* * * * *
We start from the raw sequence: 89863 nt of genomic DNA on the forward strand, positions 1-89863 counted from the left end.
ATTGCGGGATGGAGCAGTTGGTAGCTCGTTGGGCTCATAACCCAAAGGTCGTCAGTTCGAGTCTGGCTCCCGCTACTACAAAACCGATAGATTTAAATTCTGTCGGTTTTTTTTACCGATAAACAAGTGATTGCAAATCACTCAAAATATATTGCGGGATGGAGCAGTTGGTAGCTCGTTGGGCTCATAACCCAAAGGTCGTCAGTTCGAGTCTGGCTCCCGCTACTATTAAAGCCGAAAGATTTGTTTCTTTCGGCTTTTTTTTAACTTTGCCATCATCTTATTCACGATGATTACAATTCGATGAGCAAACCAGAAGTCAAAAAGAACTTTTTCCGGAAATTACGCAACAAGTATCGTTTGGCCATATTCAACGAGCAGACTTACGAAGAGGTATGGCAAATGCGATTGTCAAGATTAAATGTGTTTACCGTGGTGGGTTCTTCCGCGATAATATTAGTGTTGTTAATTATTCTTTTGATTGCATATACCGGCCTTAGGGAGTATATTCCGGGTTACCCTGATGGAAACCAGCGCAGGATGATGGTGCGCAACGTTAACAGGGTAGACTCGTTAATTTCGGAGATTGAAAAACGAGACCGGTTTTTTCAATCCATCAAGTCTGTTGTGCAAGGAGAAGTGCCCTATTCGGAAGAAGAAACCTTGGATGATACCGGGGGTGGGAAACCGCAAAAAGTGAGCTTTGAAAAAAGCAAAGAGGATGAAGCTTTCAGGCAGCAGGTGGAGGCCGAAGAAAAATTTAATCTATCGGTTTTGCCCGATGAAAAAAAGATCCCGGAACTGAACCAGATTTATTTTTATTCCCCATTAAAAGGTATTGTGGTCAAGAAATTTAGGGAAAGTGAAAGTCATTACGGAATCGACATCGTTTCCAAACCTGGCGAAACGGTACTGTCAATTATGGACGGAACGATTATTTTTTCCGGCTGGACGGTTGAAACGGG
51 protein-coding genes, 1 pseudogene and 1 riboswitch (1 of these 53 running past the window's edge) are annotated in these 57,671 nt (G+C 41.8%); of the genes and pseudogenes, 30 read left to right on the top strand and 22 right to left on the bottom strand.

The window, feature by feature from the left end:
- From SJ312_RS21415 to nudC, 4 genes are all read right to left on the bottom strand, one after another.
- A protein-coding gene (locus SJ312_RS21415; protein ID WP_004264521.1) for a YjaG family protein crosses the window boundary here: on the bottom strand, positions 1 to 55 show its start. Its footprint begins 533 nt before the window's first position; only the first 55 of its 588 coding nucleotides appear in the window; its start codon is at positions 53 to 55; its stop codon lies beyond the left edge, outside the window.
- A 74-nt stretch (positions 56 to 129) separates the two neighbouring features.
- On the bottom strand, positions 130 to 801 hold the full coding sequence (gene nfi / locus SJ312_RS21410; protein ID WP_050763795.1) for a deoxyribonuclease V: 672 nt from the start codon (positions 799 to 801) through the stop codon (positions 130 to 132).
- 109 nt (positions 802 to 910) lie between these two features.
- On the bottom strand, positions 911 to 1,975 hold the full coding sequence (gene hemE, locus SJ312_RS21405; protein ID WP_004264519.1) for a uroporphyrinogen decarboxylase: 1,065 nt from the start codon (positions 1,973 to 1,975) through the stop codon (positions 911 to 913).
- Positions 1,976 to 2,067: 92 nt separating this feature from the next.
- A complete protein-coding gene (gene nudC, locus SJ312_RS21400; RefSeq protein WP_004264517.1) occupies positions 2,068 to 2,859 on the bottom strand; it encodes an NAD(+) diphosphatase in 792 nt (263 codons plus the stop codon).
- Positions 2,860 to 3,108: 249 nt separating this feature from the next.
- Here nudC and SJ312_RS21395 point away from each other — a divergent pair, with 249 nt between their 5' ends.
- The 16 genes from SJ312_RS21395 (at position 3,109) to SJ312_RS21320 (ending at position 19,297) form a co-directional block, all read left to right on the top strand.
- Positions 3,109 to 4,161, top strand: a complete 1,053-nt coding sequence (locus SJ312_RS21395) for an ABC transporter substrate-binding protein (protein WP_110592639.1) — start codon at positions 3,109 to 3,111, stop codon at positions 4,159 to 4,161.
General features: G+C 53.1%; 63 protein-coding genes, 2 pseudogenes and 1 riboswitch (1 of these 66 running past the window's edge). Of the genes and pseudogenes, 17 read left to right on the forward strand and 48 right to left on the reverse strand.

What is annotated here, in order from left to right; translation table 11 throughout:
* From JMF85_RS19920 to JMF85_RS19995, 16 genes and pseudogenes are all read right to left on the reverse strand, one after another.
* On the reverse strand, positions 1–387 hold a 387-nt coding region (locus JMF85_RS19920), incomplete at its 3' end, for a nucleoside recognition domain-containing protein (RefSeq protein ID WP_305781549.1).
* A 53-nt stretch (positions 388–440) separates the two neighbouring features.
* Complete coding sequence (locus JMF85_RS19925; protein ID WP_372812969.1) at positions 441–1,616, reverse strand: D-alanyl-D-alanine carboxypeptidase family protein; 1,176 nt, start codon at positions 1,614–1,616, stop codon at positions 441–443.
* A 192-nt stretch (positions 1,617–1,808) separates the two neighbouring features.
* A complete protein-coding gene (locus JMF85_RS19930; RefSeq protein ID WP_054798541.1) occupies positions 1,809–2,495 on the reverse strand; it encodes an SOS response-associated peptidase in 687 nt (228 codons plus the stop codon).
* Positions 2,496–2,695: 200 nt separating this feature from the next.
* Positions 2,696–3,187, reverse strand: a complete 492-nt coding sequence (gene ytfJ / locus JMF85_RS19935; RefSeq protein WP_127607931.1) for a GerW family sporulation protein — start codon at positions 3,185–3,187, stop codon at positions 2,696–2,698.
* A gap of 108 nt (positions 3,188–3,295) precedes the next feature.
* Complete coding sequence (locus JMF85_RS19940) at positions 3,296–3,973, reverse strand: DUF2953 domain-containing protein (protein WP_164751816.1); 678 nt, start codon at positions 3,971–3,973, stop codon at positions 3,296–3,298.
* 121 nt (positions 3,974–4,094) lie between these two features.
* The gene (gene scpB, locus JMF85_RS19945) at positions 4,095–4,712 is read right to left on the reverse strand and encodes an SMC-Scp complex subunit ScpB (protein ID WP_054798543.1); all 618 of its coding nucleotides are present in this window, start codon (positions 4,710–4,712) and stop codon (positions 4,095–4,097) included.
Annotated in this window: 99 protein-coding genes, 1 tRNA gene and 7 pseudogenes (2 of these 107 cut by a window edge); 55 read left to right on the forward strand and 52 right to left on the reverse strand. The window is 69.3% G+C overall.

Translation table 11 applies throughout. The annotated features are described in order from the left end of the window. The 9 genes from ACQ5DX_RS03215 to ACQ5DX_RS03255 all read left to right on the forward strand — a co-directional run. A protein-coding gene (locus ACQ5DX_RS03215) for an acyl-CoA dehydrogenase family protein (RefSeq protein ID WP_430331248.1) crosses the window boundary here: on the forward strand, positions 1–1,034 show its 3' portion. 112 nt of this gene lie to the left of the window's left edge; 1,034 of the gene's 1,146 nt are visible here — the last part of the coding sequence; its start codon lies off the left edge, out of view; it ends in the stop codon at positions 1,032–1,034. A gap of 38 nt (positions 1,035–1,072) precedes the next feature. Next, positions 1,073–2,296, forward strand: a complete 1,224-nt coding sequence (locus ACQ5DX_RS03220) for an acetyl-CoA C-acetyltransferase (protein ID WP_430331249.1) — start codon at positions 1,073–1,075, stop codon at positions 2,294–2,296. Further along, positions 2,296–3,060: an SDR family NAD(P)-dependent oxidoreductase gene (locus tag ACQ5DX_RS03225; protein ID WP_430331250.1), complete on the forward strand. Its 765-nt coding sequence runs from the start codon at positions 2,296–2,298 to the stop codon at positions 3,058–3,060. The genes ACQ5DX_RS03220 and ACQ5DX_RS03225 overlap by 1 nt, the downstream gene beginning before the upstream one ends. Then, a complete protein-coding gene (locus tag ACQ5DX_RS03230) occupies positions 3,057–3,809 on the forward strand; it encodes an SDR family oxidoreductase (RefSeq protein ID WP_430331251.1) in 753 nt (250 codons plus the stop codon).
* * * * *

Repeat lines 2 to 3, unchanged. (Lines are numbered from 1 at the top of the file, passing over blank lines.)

ATTGCGGGATGGAGCAGTTGGTAGCTCGTTGGGCTCATAACCCAAAGGTCGTCAGTTCGAGTCTGGCTCCCGCTACTACAAAACCGATAGATTTAAATTCTGTCGGTTTTTTTTACCGATAAACAAGTGATTGCAAATCACTCAAAATATATTGCGGGATGGAGCAGTTGGTAGCTCGTTGGGCTCATAACCCAAAGGTCGTCAGTTCGAGTCTGGCTCCCGCTACTATTAAAGCCGAAAGATTTGTTTCTTTCGGCTTTTTTTTAACTTTGCCATCATCTTATTCACGATGATTACAATTCGATGAGCAAACCAGAAGTCAAAAAGAACTTTTTCCGGAAATTACGCAACAAGTATCGTTTGGCCATATTCAACGAGCAGACTTACGAAGAGGTATGGCAAATGCGATTGTCAAGATTAAATGTGTTTACCGTGGTGGGTTCTTCCGCGATAATATTAGTGTTGTTAATTATTCTTTTGATTGCATATACCGGCCTTAGGGAGTATATTCCGGGTTACCCTGATGGAAACCAGCGCAGGATGATGGTGCGCAACGTTAACAGGGTAGACTCGTTAATTTCGGAGATTGAAAAACGAGACCGGTTTTTTCAATCCATCAAGTCTGTTGTGCAAGGAGAAGTGCCCTATTCGGAAGAAGAAACCTTGGATGATACCGGGGGTGGGAAACCGCAAAAAGTGAGCTTTGAAAAAAGCAAAGAGGATGAAGCTTTCAGGCAGCAGGTGGAGGCCGAAGAAAAATTTAATCTATCGGTTTTGCCCGATGAAAAAAAGATCCCGGAACTGAACCAGATTTATTTTTATTCCCCATTAAAAGGTATTGTGGTCAAGAAATTTAGGGAAAGTGAAAGTCATTACGGAATCGACATCGTTTCCAAACCTGGCGAAACGGTACTGTCAATTATGGACGGAACGATTATTTTTTCCGGCTGGACGGTTGAAACGGG
51 protein-coding genes, 1 pseudogene and 1 riboswitch (1 of these 53 running past the window's edge) are annotated in these 57,671 nt (G+C 41.8%); of the genes and pseudogenes, 30 read left to right on the top strand and 22 right to left on the bottom strand.